Lloyd Jeck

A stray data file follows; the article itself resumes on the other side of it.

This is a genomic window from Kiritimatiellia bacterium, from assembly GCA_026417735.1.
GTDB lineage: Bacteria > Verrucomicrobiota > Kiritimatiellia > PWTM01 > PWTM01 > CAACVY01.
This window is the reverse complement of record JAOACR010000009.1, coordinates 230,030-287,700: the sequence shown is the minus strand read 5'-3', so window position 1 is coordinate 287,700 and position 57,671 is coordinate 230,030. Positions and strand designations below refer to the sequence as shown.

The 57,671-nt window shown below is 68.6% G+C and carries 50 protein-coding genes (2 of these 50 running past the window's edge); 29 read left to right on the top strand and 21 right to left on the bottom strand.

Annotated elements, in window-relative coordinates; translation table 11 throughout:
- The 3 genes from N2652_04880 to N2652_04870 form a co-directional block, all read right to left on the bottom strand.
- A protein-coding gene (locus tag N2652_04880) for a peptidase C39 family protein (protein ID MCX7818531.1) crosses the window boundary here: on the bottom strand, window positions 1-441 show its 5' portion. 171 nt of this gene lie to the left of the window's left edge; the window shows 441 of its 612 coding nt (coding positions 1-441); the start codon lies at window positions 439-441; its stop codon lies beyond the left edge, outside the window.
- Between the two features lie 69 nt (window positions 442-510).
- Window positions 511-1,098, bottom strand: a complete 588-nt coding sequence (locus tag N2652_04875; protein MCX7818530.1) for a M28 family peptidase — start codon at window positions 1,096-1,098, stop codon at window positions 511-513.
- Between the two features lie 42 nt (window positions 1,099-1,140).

Compelling thoughts urge me to acknowledge, and write something about, the recent highway tragedy involving the young Bronco hockey team in Saskatchewan. The multitude of people who will be emotionally affected by this unusually horrific accident will never be accurately tallied. The news of the lives lost and those seriously injured cuts deeply into the emotional structure of even the hardiest soul. It is often very difficult to comfort the grievers with appropriate words. I am not a professional councillor but, having lost two sons during my period of time as a father, I do have countless years of experience as a griever. My wife and I raised four children, two girls and two boys. The brothers were in the middle and less than two years apart. The youngest lad, as a result of an accident, died thirteen days after his seventeenth birthday, nearly 39 years ago. He did make some bad choices that fateful day but the greatest portion of the blame falls directly on my shoulders. I remember at the time I instantly loaded myself with a visioned 97% of the blame. As the weeks and months went by I realized that there were a number of others who could easily be factored into the blame equation. In sharing out the events and possible reasons for the death of my son I ended up hanging 65% on my shoulders and the load has not become any lighter. But back to the main point brought up in the first paragraph - how to choose comforting words. What helped me a lot was when people actually mentioned my son's name and said something about him. Or even asked questions about him, but did not shy away from mentioning the boy’s name. After all, it is because of the deceased or injured that comforter and griever have met, so include that very important name in the conversation. The news of the Bronco hockey team accident brought to me an overwhelming flow of grief. So many young lives snuffed out or seriously injured and, for each one of those beautiful people, there would be parents and siblings, plus countless others, suffering extreme emotional pain. In remembering my own pain of so many years ago and then again only just last year when our older son died, I sat there in my chair and cried for everyone. I thought old men were not supposed to cry - but it happens.

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